AS THE closure of Fonterra's Dennington factory draws closer, one fifth of workers are starting new beginnings, many in nearby similar jobs.
The company says 11 workers have left the site for new jobs, while union representatives say more could leave before the factory's November shutdown.
Seven workers will also move to other Fonterra sites, including a handful to its Cobden plant, with another two roles to be filled. Others are looking for work, have chosen to possibly retire or seek new employment next year.
Former Fonterra worker David Crowe said it "took a toll" when the company announced the factory's imminent closure to its 98 workers in May.
But Mr Crowe now considers himself "pretty lucky" to be among about half-a-dozen workers in similar employment at Koroit's Bega plant.
"I was one of the younger employees and I have a young family and I couldn't sit there and wait for stuff to happen," Mr Crowe said of leaving Dennington.
Mr Crowe worked casually at Koroit for about a month and now has a full-time job operating the plant's evaporator and dryer.
"A company like Bega want experience from other places. Take the cream off the top from Dennington and get the best workers and bring them to Koroit," he said.
Mr Crowe said he encouraged former colleagues still looking for work to "stay positive and you will get there in the end".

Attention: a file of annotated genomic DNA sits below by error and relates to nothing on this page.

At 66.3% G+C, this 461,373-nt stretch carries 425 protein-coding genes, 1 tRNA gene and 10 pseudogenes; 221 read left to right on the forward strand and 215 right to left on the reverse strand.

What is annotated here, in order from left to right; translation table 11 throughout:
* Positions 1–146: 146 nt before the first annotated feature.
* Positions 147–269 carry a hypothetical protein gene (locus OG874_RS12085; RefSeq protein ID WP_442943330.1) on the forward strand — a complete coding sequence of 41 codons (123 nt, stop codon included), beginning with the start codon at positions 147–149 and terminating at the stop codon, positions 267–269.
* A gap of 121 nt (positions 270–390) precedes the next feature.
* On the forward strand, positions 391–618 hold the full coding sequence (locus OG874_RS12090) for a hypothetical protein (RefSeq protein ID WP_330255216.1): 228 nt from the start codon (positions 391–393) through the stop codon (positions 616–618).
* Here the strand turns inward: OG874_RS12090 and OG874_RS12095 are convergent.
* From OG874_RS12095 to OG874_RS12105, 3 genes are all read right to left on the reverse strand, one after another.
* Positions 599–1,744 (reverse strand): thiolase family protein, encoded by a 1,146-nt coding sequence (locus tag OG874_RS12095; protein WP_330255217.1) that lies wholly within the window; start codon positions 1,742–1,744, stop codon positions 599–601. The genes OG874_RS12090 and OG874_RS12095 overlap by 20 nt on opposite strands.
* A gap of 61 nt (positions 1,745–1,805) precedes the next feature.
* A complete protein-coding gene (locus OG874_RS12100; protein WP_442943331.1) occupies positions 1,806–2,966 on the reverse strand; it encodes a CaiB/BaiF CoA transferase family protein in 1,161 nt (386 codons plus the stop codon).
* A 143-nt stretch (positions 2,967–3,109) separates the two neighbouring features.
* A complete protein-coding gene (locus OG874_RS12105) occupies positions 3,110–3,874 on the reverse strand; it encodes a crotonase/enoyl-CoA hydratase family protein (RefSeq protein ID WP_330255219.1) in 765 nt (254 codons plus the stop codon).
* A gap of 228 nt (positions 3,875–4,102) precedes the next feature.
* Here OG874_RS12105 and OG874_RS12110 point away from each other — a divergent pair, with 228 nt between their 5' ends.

"You think you're in a nice secure job and then it closes. For me and my wife it was 'where to from here?' And for me it was matter of staying positive and knowing the opportunities would turn up," Mr Crowe said.
The Dennington site's union delegate Frank Kelly said some workers had also taken seasonal jobs at Saputo in Allansford. He said he was aware of about 20 workers who had left or were leaving Dennington.
"Each week there is one or two leaving and we have a barbecue for them and a get together," he said. "Under the circumstance morale is OK."
Mr Kelly said "everyone's situation is different" and he had chosen to "ride out" the factory's shutdown this year.
But he said for the remaining workers production at Dennington would likely soon reduce from seven to five days.
"We just don't have enough numbers to run the plant 24/7," he said. " There is not a lot of production left."
A Fonterra spokeswoman said the business supported its remaining employees resigning when they secured employment, and workforce changes would cause changes to shifts to "balance the site's operational needs" as the shutdown neared.
"We continue to offer comprehensive support to our people. We've engaged external services to provide outplacement support, and we're also working with the Victorian government to provide retraining through its workers in transition program," she said.
Australian Manufacturers' Workers Union organiser Tony Hynds said most of the union's members had left the Dennington site for nearby milk or gas plants.
"Tradesman are going to find work, they are in demand at the moment," Mr Hynds said. "There is still hope for people to transition in the same occupations, and it is local. They don't have to do fly in and fly out, or move the whole family out of the district. There is good paying jobs locally."
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